The Social Bond in Iceland and Norway, c. 900-1300
Friendship was the most important social bond in Iceland and Norway during the Viking Age and the early Middle Ages. Far more significantly than kinship ties, it defined relations between chieftains, and between chieftains and householders. In Viking Friendship, Jon Vidar Sigurdsson explores the various ways in which friendship tied Icelandic and Norwegian societies together, its role in power struggles and ending conflicts, and how it shaped religious beliefs and practices both before and after the introduction of Christianity.
Drawing on a wide range of Icelandic sagas and other sources, Sigurdsson details how loyalties between friends were established and maintained. The key elements of Viking friendship, he shows, were protection and generosity, which was most often expressed through gift giving and feasting. In a society without institutions that could guarantee support and security, these were crucial means of structuring mutual assistance. As a political force, friendship was essential in the decentralized Free State period in Iceland's history (from its settlement about 800 until it came under Norwegian control in the years 1262–1264) as local chieftains vied for power and peace. In Norway, where authority was more centralized, kings attempted to use friendship to secure the loyalty of their subjects.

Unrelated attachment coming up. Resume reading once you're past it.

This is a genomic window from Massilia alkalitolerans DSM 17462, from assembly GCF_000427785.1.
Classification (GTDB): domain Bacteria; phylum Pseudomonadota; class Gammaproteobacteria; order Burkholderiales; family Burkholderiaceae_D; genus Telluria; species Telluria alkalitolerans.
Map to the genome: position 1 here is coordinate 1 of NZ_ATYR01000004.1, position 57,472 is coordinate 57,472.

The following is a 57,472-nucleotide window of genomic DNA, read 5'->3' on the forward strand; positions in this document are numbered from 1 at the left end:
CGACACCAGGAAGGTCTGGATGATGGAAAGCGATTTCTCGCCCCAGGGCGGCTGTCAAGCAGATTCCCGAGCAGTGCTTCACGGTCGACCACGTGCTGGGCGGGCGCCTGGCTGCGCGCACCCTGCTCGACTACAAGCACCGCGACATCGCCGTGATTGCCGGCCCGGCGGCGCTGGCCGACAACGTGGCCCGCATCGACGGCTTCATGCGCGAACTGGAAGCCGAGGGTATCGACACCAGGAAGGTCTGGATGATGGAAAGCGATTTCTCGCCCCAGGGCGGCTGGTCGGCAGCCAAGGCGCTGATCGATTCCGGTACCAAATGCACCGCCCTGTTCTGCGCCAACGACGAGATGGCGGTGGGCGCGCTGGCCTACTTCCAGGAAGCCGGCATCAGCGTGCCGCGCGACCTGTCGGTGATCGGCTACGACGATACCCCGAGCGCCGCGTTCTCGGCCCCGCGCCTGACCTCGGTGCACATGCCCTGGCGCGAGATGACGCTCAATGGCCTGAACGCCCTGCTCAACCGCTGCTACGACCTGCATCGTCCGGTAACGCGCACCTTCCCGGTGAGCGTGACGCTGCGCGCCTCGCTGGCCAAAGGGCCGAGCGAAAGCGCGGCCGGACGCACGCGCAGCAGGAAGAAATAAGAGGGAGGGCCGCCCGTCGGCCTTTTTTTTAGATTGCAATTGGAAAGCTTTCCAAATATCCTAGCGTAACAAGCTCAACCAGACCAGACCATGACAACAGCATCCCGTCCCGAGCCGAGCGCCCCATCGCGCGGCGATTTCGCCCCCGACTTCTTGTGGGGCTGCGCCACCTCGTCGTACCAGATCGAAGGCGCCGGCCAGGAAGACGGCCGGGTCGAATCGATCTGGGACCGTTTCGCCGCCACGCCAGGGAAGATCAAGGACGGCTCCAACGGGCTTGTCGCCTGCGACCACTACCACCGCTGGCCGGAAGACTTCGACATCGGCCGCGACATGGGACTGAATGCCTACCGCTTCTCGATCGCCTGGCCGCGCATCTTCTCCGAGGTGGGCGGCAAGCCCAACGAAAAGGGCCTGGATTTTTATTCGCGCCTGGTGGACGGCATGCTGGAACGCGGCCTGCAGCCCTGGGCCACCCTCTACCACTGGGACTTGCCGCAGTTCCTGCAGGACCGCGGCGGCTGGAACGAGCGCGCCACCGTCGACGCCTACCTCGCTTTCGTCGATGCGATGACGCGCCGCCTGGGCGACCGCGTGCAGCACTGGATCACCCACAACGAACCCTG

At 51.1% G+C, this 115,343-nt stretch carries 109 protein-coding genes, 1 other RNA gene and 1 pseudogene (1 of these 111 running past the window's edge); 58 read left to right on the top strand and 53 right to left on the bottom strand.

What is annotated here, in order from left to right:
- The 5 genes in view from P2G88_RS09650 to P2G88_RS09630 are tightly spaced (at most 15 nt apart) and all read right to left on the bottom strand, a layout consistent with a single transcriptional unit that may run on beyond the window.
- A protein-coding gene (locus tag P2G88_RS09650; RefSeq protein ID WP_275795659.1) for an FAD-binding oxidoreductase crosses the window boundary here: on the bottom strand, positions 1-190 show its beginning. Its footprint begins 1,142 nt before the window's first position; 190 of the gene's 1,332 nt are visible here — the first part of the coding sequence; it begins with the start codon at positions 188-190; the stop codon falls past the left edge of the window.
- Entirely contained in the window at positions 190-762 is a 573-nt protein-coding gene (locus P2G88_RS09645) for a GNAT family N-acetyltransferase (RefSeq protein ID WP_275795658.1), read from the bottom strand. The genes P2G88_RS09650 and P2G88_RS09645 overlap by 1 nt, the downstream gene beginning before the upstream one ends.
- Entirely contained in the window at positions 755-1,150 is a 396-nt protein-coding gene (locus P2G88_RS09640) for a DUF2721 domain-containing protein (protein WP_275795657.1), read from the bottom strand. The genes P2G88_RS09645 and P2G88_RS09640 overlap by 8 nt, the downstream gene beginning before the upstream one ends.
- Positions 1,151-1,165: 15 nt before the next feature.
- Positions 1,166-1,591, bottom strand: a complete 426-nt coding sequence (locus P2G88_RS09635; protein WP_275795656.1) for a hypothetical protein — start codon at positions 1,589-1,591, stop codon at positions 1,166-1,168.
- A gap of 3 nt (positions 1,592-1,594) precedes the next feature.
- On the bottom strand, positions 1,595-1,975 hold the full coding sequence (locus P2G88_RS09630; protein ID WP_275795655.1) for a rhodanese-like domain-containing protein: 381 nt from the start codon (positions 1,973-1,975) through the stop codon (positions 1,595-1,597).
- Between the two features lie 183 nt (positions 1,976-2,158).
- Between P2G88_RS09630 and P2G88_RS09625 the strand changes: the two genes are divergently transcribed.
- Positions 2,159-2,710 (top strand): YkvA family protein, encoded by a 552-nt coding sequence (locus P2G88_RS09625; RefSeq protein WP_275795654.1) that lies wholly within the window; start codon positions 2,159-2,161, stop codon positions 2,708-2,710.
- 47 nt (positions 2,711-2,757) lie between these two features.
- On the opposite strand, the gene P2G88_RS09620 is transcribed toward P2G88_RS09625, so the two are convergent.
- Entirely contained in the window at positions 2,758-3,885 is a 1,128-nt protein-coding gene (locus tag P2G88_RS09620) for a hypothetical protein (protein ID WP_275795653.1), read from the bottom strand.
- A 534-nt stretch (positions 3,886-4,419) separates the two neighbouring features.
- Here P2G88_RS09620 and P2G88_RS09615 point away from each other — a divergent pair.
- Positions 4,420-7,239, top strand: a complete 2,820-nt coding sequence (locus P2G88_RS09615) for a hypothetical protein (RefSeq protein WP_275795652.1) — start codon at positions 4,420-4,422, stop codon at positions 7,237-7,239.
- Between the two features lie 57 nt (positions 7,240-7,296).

The strong reciprocal demands of Viking friendship also informed the relationship that individuals had both with the Old Norse gods and, after 1000, with Christianity's God and saints. Addressing such other aspects as the possibility of friendship between women and the relationship between friendship and kinship, Sigurdsson concludes by tracing the decline of friendship as the fundamental social bond in Iceland as a consequence of Norwegian rule.